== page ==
World Wetlands Day: 50 Years of Recognition
February 2 in the United States is Groundhog Day. We all know that if the groundhog emerges from his burrow in Punxsutawney, Pennsylvania, and sees his shadow on a nice sunny morning, we are all in for six more weeks of winter. But February 2 is less commonly known as World Wetlands Day. This year, 2021, will mark the 50th anniversary of the adoption of the international Convention on Wetlands. To put this in perspective, the first Earth Day was April 22, 1970. So obviously right from the beginning of the environmental movement the importance of wetlands was recognized and deemed integral to the well-being of the planet.
The focus of World Wetlands Day annually is raising awareness of the relationship between wetlands and the health of the planet and its people. Interestingly there are only nine events scheduled in the United States compared to 340 events in Europe, with a total of 540 events worldwide. This year’s theme, quoting from the World Wetlands Day website, “shines a spotlight on wetlands as a source of freshwater and encourages actions to restore them and stop their loss.”
Our state of Virginia is blessed with varied topography, ranging from sub-alpine meadows in the Grayson Highlands to the Chesapeake saltwater marshes and every kind of marsh, floodplain, swamp, and coastal wetland in between. As this map shows, multiple agencies recognize significant areas of the state as needing priority wetland conservation.
In Virginia there are many types of wetlands. The U.S. Fish and Wildlife Service and the U.S. Army Corp of Engineers each has its own classification system. The two schemes classify wetlands based on type of vegetation, dominant water source, and typography. Generally, our wetlands can be divided into three major categories: marshes, swamps, and bogs. Each of these can be further subdivided into groups such as tidal and subtidal marshes, as well as forested and bottomland hardwood swamps like the Great Dismal Swamp.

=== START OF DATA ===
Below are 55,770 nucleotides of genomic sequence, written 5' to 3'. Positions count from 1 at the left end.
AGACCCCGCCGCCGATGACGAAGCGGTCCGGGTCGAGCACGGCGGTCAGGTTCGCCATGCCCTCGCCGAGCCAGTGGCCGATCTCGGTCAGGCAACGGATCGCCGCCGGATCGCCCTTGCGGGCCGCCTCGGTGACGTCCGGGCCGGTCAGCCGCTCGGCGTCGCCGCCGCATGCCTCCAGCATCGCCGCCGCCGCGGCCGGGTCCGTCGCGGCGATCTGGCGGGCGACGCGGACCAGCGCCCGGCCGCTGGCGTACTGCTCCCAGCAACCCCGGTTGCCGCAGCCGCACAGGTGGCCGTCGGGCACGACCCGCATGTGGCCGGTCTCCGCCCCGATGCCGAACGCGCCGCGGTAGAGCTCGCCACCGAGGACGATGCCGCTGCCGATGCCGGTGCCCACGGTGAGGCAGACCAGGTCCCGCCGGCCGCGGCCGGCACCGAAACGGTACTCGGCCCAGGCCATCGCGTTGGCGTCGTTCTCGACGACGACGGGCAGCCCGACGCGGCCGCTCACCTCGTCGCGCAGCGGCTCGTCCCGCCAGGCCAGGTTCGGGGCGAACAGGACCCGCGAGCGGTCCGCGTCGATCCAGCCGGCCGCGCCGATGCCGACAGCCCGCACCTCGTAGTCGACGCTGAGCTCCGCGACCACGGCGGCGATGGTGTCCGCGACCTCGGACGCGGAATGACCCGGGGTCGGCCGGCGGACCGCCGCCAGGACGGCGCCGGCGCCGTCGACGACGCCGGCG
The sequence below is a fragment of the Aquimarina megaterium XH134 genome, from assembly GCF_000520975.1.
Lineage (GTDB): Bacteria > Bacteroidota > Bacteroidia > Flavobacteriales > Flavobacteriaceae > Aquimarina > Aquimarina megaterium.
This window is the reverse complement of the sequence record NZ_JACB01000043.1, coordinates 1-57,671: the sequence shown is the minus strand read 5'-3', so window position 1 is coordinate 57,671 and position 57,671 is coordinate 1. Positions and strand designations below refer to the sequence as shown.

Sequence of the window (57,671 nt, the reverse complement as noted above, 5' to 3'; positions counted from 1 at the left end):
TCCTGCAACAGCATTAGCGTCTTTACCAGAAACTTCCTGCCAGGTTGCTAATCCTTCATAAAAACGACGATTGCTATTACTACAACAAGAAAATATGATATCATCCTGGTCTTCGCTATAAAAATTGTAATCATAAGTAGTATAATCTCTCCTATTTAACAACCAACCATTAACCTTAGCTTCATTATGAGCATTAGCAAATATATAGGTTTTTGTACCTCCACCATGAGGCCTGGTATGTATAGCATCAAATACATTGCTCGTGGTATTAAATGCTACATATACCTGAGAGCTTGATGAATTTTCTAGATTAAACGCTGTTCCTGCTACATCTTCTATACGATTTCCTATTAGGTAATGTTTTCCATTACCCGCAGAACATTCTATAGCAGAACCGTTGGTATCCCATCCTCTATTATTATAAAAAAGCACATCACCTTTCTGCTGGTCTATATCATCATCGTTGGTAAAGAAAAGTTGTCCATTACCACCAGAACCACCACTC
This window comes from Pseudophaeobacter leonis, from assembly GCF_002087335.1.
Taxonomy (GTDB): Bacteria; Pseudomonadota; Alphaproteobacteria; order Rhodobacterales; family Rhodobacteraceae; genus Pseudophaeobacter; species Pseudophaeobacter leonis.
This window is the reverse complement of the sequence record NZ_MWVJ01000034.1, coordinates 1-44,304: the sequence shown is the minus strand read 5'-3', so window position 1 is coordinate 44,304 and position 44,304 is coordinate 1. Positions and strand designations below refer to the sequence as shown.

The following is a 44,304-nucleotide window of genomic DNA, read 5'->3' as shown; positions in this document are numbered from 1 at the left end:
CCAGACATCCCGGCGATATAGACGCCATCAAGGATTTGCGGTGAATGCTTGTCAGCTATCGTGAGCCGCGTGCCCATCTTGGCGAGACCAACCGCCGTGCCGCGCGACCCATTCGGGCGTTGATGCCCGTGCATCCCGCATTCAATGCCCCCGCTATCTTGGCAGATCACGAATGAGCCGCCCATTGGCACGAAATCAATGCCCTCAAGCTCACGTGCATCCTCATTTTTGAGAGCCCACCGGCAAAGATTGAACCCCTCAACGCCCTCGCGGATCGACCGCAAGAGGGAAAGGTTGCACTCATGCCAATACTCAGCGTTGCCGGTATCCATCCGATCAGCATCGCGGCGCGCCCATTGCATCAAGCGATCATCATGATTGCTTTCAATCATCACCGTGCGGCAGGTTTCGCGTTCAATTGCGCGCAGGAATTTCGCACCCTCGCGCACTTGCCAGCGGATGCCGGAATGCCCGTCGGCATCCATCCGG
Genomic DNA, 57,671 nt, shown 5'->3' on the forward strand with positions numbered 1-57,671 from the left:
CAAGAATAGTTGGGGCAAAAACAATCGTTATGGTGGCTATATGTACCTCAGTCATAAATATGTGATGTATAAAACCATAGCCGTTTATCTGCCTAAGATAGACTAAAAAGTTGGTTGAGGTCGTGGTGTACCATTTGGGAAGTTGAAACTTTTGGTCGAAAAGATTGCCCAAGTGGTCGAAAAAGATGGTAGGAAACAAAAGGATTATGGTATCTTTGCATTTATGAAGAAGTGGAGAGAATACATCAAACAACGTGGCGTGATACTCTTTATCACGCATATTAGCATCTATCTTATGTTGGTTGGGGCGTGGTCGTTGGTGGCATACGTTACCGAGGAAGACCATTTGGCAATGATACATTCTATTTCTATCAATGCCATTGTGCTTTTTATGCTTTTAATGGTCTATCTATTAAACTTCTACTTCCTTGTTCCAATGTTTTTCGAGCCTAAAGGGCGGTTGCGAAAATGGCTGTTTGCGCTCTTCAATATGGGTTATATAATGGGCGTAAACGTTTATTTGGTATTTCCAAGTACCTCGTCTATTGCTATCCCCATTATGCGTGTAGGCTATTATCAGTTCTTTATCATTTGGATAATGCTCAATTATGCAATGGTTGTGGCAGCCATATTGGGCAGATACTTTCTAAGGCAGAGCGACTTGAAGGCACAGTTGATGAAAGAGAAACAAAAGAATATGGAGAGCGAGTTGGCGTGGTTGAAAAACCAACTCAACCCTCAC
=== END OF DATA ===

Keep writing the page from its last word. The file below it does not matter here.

Wetlands are extremely complex and diverse ecosystems with unique populations of flora and fauna and microbes. They have been described as “biological supermarkets” and are intimately involved in the life cycles of birds, fish, shellfish, reptiles, amphibians, plants, insects, mammals and even microbes. Today there is continuing research on the vital function wetlands play in the capture of carbon within their soils and plant communities—thereby storing carbon and not releasing it into the atmosphere as CO2 and increasing global warming.
Wetlands also serve important functions in the control of flood waters, and during drought they help to maintain the flow of surface water.
The focus of World Wetlands Day 2021 is on freshwater and the role wetlands play in the water cycle. We all know that water is vital to our existence. But according to the U.S. Geological Survey, less than 3% of the earth’s water is fresh. And of that, 68% is trapped in icecaps and glaciers and a little over 30% in ground water. Less than 0.5% of our fresh water is found in rivers, lakes, and varied wetlands on the surface. Water—how precious it is, and how little thought we give to it in our daily lives.
In our role with Virginia Cooperative Extension as Piedmont Master Gardeners, we know that the decisions we make personally—and the science-based recommendations we make to the public—have consequences regarding water quality and ultimately wetlands. A decision to plant native species rather than exotic annuals, for example, can conserve water. The Healthy Virginia Lawns program and its soil-testing and nutrient recommendations have huge implications for reducing nutrient runoff into streams and its impact on wetlands. Low-volume water gardening, composting yard waste, and maintaining soil health all have positive effects on water quality. Our recommendations concerning stormwater runoff, riparian buffer zones, swales, and rain gardens all make an impact as well.
These are just some of the ways that we as Extension Master Gardeners can protect the resources celebrated each year on World Wetlands Day. As the saying goes, think globally, act locally.
Prepared by Jim Hays, Piedmont Master Gardener, Class of 2020
“World Wetlands Day,” Norwegian Environmental Council, 2021.
“Water Quality,” Virginia Department of Environmental Quality.
“Chesapeake Bay,” Virginia Department of Environmental Quality.
“Sustaining America’s Aquatic Biodiversity: What is Aquatic Biodiversity; Why is it Important?” Helfrich, Louis A., Neves, Richard J., & Parkhurst, James. Virginia Cooperative Extension, Publication 420-520, 2019.